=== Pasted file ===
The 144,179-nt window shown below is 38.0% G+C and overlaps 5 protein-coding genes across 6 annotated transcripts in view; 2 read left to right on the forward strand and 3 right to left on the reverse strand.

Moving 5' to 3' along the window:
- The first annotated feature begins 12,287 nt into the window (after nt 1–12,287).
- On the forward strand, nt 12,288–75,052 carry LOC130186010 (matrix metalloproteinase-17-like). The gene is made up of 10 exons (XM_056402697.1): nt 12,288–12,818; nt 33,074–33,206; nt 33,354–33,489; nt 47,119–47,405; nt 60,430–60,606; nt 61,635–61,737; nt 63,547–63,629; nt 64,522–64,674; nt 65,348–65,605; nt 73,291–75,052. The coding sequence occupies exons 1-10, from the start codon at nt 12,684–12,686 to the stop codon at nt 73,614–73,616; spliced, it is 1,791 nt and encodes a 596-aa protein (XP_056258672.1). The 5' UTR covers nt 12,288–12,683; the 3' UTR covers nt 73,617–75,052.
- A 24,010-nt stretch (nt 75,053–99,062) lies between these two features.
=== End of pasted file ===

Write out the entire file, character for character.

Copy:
The 144,179-nt window shown below is 38.0% G+C and overlaps 5 protein-coding genes across 6 annotated transcripts in view; 2 read left to right on the forward strand and 3 right to left on the reverse strand.

Moving 5' to 3' along the window:
- The first annotated feature begins 12,287 nt into the window (after nt 1–12,287).
- On the forward strand, nt 12,288–75,052 carry LOC130186010 (matrix metalloproteinase-17-like). The gene is made up of 10 exons (XM_056402697.1): nt 12,288–12,818; nt 33,074–33,206; nt 33,354–33,489; nt 47,119–47,405; nt 60,430–60,606; nt 61,635–61,737; nt 63,547–63,629; nt 64,522–64,674; nt 65,348–65,605; nt 73,291–75,052. The coding sequence occupies exons 1-10, from the start codon at nt 12,684–12,686 to the stop codon at nt 73,614–73,616; spliced, it is 1,791 nt and encodes a 596-aa protein (XP_056258672.1). The 5' UTR covers nt 12,288–12,683; the 3' UTR covers nt 73,617–75,052.
- A 24,010-nt stretch (nt 75,053–99,062) lies between these two features.